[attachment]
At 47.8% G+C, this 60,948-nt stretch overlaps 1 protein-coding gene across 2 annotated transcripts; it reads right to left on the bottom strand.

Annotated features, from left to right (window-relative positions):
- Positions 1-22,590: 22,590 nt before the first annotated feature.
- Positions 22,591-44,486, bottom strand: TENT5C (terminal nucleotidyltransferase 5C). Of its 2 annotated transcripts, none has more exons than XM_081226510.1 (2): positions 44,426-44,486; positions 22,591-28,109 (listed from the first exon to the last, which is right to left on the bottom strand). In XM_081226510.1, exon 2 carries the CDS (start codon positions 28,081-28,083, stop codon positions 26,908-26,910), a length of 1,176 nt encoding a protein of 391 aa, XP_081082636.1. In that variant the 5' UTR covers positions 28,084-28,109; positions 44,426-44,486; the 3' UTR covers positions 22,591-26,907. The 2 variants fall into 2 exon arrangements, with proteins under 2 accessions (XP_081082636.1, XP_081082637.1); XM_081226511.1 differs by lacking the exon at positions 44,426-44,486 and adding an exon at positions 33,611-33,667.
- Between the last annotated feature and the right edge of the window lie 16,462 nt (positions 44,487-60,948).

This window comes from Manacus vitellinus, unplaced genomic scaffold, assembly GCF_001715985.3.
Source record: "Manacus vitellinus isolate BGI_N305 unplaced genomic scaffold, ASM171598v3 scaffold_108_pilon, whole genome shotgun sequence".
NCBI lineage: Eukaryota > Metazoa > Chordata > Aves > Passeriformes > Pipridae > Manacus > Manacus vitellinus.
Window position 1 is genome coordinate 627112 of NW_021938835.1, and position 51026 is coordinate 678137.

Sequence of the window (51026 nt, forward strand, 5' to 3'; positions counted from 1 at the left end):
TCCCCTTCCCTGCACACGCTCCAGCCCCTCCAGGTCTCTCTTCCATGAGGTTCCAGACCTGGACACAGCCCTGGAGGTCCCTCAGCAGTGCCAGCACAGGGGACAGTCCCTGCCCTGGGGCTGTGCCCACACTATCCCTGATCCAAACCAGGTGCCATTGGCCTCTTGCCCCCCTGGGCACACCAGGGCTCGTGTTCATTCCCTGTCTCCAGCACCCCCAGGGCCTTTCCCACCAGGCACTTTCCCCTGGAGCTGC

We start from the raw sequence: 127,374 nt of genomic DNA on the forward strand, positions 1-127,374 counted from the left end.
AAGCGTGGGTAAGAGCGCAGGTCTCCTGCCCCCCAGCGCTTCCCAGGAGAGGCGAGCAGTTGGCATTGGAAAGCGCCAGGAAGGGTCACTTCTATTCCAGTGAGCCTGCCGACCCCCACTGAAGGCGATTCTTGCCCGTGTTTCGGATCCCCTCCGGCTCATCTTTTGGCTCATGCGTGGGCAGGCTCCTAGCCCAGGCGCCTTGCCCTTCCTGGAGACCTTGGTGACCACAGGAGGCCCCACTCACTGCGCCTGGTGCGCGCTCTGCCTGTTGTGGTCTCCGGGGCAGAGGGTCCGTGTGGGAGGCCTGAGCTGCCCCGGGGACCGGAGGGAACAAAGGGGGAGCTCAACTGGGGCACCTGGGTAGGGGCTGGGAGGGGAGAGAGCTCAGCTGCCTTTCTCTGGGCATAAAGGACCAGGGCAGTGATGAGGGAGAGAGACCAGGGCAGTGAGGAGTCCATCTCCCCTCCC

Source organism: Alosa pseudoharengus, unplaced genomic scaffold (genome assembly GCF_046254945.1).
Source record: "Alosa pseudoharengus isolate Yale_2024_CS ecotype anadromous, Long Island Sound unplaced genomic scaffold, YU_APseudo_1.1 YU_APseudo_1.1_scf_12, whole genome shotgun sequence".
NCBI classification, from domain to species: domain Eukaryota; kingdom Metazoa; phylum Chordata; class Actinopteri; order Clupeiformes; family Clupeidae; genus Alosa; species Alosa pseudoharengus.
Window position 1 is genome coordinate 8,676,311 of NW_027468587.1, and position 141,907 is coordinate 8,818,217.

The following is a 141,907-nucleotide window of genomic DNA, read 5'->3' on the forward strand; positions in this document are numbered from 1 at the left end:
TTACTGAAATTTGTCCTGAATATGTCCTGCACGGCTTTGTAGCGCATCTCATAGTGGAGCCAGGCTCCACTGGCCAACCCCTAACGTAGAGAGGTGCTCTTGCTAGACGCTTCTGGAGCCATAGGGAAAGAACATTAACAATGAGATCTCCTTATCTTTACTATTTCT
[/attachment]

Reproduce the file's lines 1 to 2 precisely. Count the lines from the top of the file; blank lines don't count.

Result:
At 47.8% G+C, this 60,948-nt stretch overlaps 1 protein-coding gene across 2 annotated transcripts; it reads right to left on the bottom strand.

Annotated features, from left to right (window-relative positions):